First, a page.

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FRAMEWORKS: Lamentations

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FRAMEWORKS: Lamentations 5: Prayer over the Disgrace of Israel & Jerusalem


[Preliminary Comments: Chapter 5 is essentially Jeremiah's prayer to the Lord, a plea for Him to look again at their state [v.1]

Why does he plead? [v.2-5] Because of the state of the Land. This ‘Promised Land' has been given to others [v.2] and the community of God's people is in total disarray [v.3], in economic need [v.4] and on the run from the enemy [v.5].

Why were they punished? [v.6,7] Because of their long-term disobedience. In the past they looked to others for help [v.6] and failed to rely on the Lord and so are being punished for their sin [v.7].

Why (again) does he plead? [v.8-18] Because of the state of the people: slaves [v.8], on the edge of starvation [v.9,10], their women ravished [v.11], their government gone [v.12], their young people struggling [v.13], joy has gone [v.14,15], their king has gone [v.16], they have little hope for the future [v.17] while the city remains a ruin [v.18].

And so… [v.19-22] He concludes by moving away from recounting what now is, to pleading to the God who he knows is still sovereign [v.19] but who appears to have left them [v.20] with a plea that He will restore them to Himself [v.21] unless they have gone too far [v.22]. He leaves it there, hanging in the air, so to speak, pleading for mercy they do not deserve.]



v.1 A Plea


v.1 A plea for the Lord to see their state


v.1  Remember, LORD, what has happened to us; look, and see our disgrace. 


v.2-5 The State of the Land (1)


v.2 Our ‘Promised land' has been given to others


v.2  Our inheritance has been turned over to strangers, our homes to foreigners. 


v.3 Our families are broken up


v.3  We have become fatherless, our mothers are widows. 


v.4 We've been reduced to poverty and economic hardship


v.4   We must buy the water we drink; our wood can be had only at a price. 


v.5 We are constantly being chased by our enemies


v.5  Those who pursue us are at our heels; we are weary and find no rest. 



v.6-7 The Sin of the Past


v.6 We looked to others in the past to help provide for us


v.6  We submitted to Egypt and Assyria to get enough bread. 


v.7 But they sinned by not relying on God and so we are being punished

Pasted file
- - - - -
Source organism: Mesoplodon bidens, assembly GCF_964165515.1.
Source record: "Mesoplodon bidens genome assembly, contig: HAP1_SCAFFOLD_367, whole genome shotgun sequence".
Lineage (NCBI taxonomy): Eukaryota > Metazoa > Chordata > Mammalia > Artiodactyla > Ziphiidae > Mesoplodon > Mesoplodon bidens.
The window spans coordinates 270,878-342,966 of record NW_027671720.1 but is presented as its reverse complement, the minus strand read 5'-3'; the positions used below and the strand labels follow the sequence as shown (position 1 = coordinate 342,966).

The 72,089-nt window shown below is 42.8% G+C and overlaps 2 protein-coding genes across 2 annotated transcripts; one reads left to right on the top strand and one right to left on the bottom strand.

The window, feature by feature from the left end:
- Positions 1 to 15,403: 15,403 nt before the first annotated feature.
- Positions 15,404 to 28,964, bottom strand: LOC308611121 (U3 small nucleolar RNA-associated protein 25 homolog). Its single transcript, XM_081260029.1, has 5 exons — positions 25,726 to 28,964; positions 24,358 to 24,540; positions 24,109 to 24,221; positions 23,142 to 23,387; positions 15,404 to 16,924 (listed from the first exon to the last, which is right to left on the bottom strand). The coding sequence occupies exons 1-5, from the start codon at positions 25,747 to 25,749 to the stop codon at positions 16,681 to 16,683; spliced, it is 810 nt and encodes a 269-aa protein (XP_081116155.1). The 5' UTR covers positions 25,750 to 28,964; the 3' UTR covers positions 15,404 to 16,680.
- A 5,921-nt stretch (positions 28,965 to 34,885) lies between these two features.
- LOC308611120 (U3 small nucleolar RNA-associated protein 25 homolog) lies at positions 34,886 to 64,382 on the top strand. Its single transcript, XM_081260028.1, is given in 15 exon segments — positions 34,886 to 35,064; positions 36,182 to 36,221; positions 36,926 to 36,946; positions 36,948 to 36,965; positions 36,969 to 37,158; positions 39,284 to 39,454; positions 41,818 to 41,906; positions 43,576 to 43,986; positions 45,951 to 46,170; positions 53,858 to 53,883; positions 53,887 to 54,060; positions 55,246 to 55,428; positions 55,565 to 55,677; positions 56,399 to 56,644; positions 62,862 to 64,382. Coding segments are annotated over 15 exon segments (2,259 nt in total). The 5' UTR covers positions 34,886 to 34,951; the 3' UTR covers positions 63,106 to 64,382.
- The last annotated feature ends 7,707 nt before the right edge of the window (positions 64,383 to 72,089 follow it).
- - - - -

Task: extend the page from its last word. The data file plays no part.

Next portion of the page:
v.7  Our ancestors sinned and are no more, and we bear their punishment. 



v.8-10 The State of the Land (2)


v.8 We are now slaves to slaves, that's how low we have sunk


v.8  Slaves rule over us, and there is no one to free us from their hands. 


v.9 Even trying to get food is life-threatening


v.9  We get our bread at the risk of our lives because of the sword in the desert. 


v.10 We scorch in the desert as we seek food


v.10  Our skin is hot as an oven, feverish from hunger. 



v.11-18 The State of the People


v.11 Our women and girls have been violated by the invaders in the land


v.11  Women have been violated in Zion, and virgins in the towns of Judah. 


v.12 Our remaining leaders are either dead or disregarded


v.12  Princes have been hung up by their hands; elders are shown no respect. 


v.13 Our young people struggle to work


v.13  Young men toil at the millstones; boys stagger under loads of wood. 


v.14,15 Our government has gone and joy has left our people


v.14  The elders are gone from the city gate; the young men have stopped their music. 

v.15  Joy is gone from our hearts; our dancing has turned to mourning. 


v.16 The sign of blessing & authority has gone because of our sin


v.16  The crown has fallen from our head. Woe to us, for we have sinned! 


v.17 We feel so low we have little hope for the future


v.17  Because of this our hearts are faint, because of these things our eyes grow dim 


v.18 Our Jerusalem is desolate, the haunt of wild animals


v.18  for Mount Zion, which lies desolate, with jackals prowling over it. 



v.19-22 Further appeal to the Lord


v.19 Yet you Oh Lord are still sovereign ruler


v.19  You, LORD, reign forever; your throne endures from generation to generation. 


v.20 Why have you appeared to have left us for so long?


v.20  Why do you always forget us? Why do you forsake us so long? 


v.21 Please ….. bring us back to yourself, restore us to what once was


v.21  Restore us to yourself, LORD, that we may return; renew our days as of old 


v.22 … that is unless you have decided to completely abandon us…


v.22  unless you have utterly rejected us and are angry with us beyond measure.



[Additional Comments: It is only when you start itemizing all these things that you catch something more of the awfulness of the catastrophe that was the taking into exile the people of Jerusalem but, even more, the destruction of Jerusalem, the city of God, and of the Temple, the House of God. The prayer pointers in this chapter highlight just how bad it was. If the previous chapters hadn't conveyed that sufficiently, this chapter certainly does. Again, the book needs seeing in historical context so make sure you have read the Introduction.]